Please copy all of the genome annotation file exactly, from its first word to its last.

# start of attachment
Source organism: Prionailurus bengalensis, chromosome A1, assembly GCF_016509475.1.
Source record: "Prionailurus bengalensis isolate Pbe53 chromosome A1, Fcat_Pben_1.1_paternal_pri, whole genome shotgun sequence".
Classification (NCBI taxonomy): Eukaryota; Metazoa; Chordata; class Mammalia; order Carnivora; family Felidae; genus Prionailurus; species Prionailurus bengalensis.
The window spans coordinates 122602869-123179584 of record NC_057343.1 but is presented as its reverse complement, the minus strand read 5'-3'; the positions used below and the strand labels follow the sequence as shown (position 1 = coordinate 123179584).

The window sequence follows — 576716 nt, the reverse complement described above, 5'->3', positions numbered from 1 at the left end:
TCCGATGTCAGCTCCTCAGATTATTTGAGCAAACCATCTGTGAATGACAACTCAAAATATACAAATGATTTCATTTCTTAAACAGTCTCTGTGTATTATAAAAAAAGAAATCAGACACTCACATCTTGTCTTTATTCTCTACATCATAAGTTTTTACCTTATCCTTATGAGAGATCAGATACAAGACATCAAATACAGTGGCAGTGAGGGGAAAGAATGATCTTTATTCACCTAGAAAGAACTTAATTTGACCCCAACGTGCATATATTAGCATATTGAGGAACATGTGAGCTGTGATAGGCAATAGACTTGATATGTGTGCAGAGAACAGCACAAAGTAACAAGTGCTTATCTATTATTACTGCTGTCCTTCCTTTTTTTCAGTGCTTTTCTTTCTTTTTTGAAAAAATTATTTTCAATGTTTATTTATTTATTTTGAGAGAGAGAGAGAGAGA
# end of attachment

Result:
Source organism: Prionailurus bengalensis, chromosome A1, assembly GCF_016509475.1.
Source record: "Prionailurus bengalensis isolate Pbe53 chromosome A1, Fcat_Pben_1.1_paternal_pri, whole genome shotgun sequence".
Classification (NCBI taxonomy): Eukaryota; Metazoa; Chordata; class Mammalia; order Carnivora; family Felidae; genus Prionailurus; species Prionailurus bengalensis.
The window spans coordinates 122602869-123179584 of record NC_057343.1 but is presented as its reverse complement, the minus strand read 5'-3'; the positions used below and the strand labels follow the sequence as shown (position 1 = coordinate 123179584).

The window sequence follows — 576716 nt, the reverse complement described above, 5'->3', positions numbered from 1 at the left end:
TCCGATGTCAGCTCCTCAGATTATTTGAGCAAACCATCTGTGAATGACAACTCAAAATATACAAATGATTTCATTTCTTAAACAGTCTCTGTGTATTATAAAAAAAGAAATCAGACACTCACATCTTGTCTTTATTCTCTACATCATAAGTTTTTACCTTATCCTTATGAGAGATCAGATACAAGACATCAAATACAGTGGCAGTGAGGGGAAAGAATGATCTTTATTCACCTAGAAAGAACTTAATTTGACCCCAACGTGCATATATTAGCATATTGAGGAACATGTGAGCTGTGATAGGCAATAGACTTGATATGTGTGCAGAGAACAGCACAAAGTAACAAGTGCTTATCTATTATTACTGCTGTCCTTCCTTTTTTTCAGTGCTTTTCTTTCTTTTTTGAAAAAATTATTTTCAATGTTTATTTATTTATTTTGAGAGAGAGAGAGAGAGA